Guidance Published by the Board’s General Counsel

Naturally, this decision has been a cause for concern for employers and has raised questions. In response, the Board’s General Counsel (“GC”) issued a memorandum to NLRB Regions on March 22, 2023, with guidance. Major takeaways from this guidance include the following:

  • Severance agreements that only seek to waive an employee’s right to pursue employment claims arising up to and including the effective date of the agreement continue to be acceptable.
  • The McLaren decision has retroactive application. The guidance clarifies that the unlawful proffer of a severance agreement with one of these overly broad clauses will be subject to a six (6) month statute of limitation in accordance with the Act.  However, an employer’s efforts to maintain or enforce a severance agreement with one of these unlawful clauses may be considered a “continuing” unfair labor practice (“ULP”) and not subject to the six (6) month statute of limitations.   In other words, a former employee who was issued a severance agreement with one of these unlawful provisions could, in theory, have an ongoing claim even though the agreement was issued to the employee more than six (6) months ago.
  • The McLaren decision may provide protections for supervisors to the extent that the supervisor was issued a severance agreement that interferes with the supervisor’s right to participate in a Board investigation.
  • That employers could consider proactively notifying former employees with signed severance agreements that any potentially unlawful provisions are null and void. However, this step requires a careful legal review of the provisions in the particular severance agreement and the risks before this irreversible step should be contemplated.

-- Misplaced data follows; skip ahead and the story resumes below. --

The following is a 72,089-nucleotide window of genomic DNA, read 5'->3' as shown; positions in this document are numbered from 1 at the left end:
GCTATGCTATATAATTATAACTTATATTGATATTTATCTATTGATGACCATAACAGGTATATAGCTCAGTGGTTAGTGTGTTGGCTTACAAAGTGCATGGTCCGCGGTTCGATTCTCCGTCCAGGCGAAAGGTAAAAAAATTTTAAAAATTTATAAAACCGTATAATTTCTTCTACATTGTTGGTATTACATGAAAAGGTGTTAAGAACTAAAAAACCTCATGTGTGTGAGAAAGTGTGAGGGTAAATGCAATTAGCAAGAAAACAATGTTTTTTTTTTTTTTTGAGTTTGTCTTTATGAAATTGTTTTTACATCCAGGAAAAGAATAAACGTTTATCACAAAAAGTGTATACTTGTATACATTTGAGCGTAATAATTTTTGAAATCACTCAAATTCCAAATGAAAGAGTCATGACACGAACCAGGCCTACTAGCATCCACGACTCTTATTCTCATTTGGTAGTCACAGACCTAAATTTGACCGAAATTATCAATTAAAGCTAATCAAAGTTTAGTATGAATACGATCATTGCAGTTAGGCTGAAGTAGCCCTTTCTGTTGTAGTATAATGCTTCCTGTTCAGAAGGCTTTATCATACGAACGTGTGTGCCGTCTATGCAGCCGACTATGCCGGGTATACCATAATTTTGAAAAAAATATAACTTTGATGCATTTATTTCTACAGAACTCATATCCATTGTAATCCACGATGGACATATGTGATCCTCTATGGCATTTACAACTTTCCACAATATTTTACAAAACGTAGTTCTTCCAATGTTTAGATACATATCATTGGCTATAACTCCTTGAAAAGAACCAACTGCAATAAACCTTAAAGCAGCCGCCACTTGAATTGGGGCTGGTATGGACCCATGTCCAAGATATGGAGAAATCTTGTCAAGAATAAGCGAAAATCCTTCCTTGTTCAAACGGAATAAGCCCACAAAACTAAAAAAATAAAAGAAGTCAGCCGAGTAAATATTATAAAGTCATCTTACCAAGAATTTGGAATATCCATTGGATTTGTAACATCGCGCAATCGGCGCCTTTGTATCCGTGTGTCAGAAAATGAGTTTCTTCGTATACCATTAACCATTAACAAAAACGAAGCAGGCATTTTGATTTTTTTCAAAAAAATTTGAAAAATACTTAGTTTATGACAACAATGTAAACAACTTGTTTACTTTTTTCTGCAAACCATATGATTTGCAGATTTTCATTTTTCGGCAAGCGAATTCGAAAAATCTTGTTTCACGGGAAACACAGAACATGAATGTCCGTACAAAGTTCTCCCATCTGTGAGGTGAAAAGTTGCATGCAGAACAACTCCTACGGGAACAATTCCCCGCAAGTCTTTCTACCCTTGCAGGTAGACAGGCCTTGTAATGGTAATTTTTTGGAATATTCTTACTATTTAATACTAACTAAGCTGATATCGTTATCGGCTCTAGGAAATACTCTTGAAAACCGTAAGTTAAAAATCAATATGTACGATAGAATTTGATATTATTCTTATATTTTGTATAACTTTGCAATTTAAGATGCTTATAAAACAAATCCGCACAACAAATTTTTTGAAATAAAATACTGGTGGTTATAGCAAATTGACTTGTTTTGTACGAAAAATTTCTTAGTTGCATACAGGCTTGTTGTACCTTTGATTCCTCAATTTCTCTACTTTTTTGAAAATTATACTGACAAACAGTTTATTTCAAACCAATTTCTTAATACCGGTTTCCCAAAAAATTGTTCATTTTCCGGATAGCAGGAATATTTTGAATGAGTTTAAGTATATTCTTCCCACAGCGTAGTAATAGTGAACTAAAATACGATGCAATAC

Next Steps for Employers

Following the McLaren Macomb decision, employers must now avoid unlawful restrictions in their severance agreements. The Board’s language in the McLaren Macomb decision mentions the following concerns explicitly:

  • Language that creates a reasonably tendency to interfere, restrain, and coerce employees’ exercise of rights under Act;
  • Overly broad language related to confidentiality, such as preventing the discussion of terms with a former coworker in a similar predicament; and
  • Prohibitions of disparaging remarks which could be detrimental to an employer but beneficial to assist former or future coworkers in resolving a complaint of unlawful conduct.

While the Board’s decision could be challenged in one or more appellate courts at some point in 2023, a final decision – either affirming or overturning the NLRB rule – could take several years or more. For now, employers are encouraged to consult with an employment attorney to review of their existing severance agreements before taking any action and before offering any new agreements to determine if any changes are necessary.